#banhorsecarriages #notl

So, maybe you’re a fan of horse racing! Maybe the thought of a fairy tale carriage ride fills you with romantic notions. Maybe you love to watch skill and show of strength with rodeos. There are many ways horses and humans have interacted over the years, but usually it was more of a display of mastery than mutuality; control rather than connection.

Humans have made a definite division between species, with them being at the top of the list, and lesser creatures following, all with their own levels of importance as it relates to humans. (This is an important point. Their level of importance in what humans consider to be the grand scheme of things, not God or a higher power or even nature itself.)

Due to the fact we have this imaginary commodity ladder, we in the west have applied arbitrary rungs of prestige. While it is ok to eat a pig, cow or chicken, eating a dog or cat is taboo. Most of us in the west hold horses to that same class. It would shock us to see horse rump roast in our grocery freezers, and I suspect there would be much wailing and gnashing of teeth as a result. Not so much in Asia or the EU, but guess where they get much of their horsemeat from?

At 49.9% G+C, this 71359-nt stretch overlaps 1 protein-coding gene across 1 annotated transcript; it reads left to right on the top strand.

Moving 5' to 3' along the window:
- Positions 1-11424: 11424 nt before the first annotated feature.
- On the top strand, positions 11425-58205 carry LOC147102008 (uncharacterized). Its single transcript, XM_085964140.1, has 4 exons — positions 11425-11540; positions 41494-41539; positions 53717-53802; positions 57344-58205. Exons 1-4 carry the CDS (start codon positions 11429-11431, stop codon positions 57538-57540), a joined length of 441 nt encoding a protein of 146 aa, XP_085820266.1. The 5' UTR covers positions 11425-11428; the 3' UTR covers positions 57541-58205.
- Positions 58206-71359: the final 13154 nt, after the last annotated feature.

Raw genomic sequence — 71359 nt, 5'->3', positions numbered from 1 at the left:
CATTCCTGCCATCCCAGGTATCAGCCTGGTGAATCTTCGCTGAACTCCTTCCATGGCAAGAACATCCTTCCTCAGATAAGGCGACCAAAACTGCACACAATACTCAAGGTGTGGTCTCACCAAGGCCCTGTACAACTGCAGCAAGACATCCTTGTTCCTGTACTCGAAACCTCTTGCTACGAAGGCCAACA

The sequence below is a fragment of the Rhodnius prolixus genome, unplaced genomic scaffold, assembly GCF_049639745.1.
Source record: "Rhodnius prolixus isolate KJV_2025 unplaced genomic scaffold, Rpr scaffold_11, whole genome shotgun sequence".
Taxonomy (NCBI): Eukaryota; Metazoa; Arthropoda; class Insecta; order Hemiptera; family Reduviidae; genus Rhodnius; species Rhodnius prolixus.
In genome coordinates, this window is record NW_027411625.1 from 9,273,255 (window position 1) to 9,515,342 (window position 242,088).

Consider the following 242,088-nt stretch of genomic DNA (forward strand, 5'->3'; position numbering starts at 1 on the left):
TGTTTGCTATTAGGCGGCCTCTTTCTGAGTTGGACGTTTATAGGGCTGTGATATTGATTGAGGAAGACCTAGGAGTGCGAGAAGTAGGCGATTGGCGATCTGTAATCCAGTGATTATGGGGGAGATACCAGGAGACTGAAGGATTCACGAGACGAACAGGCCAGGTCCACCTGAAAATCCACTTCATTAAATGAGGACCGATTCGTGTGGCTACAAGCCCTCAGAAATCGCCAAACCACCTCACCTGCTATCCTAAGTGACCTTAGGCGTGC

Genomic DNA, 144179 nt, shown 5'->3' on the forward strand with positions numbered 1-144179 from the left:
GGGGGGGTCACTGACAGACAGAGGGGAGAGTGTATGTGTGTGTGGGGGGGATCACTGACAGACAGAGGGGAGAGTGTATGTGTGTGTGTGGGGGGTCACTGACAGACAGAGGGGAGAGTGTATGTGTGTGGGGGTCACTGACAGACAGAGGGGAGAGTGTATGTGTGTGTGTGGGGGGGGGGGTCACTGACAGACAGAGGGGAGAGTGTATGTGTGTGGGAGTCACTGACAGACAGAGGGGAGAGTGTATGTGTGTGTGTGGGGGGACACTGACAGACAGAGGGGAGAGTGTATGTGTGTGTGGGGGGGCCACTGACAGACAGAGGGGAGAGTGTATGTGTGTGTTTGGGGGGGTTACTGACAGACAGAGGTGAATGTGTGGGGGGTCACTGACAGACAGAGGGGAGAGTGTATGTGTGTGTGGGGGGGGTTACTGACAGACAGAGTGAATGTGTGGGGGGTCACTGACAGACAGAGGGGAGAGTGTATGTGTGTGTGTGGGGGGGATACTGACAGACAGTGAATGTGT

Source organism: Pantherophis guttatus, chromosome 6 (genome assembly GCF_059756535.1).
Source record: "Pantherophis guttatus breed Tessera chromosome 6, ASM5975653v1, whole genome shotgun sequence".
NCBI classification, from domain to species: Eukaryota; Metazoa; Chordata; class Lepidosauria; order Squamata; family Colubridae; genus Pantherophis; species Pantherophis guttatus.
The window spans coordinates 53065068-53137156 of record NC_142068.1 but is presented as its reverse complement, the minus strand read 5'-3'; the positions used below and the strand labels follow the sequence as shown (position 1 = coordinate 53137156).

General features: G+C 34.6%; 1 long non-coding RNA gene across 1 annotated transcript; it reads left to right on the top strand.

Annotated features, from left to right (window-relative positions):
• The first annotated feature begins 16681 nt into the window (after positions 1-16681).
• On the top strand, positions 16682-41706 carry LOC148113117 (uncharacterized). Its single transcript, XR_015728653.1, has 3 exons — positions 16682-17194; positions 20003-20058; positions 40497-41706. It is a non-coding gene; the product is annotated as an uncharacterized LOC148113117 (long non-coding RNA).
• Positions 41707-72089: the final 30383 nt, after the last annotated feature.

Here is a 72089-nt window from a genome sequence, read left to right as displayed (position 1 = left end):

Yep. Canada.

The horsemeat industry in Canada is flourishing. It’s actually a multi-billion dollar industry here which feeds people over there. Quite literally.

More than 54,000 horses were sent to slaughter for horsemeat in Canada in 2016 to the tune of $31 million. Since 2017, Canada has not released any new stats – apparently, the last two slaughter plants functioning are owned by one family, the Bouvry’s, who cite privacy concerns.

The Bouvry’s own multiple feedlots: two in Alberta and one in Montana, at least. There is little governance regarding animal care, and starvation, lack of shelter and illness are rampant and have been well documented over the years at Bouvry’s many sites.

So having established from where the Asian and EU markets receive their horsemeat: Canada – we should examine where the industry gets its horses.

Horses sold and shipped for horsemeat are typically cast offs from other segments of the horse breeding industry. They could be race horses, trail horses, pack horses, circus horses, rodeo horses, family pets, farm horses and carriage horses. Any horse cast out from wherever it was situated, any horse no longer needed, wanted or able to serve its original “purpose” will be auctioned off. Here, horses are displayed and inspected and hemmed and hawed over until a financial agreement is reached, at which point, they are off to their new situation. If they are lucky, they will be forced into a life of servitude elsewhere, if they are not, they are sent to slaughter.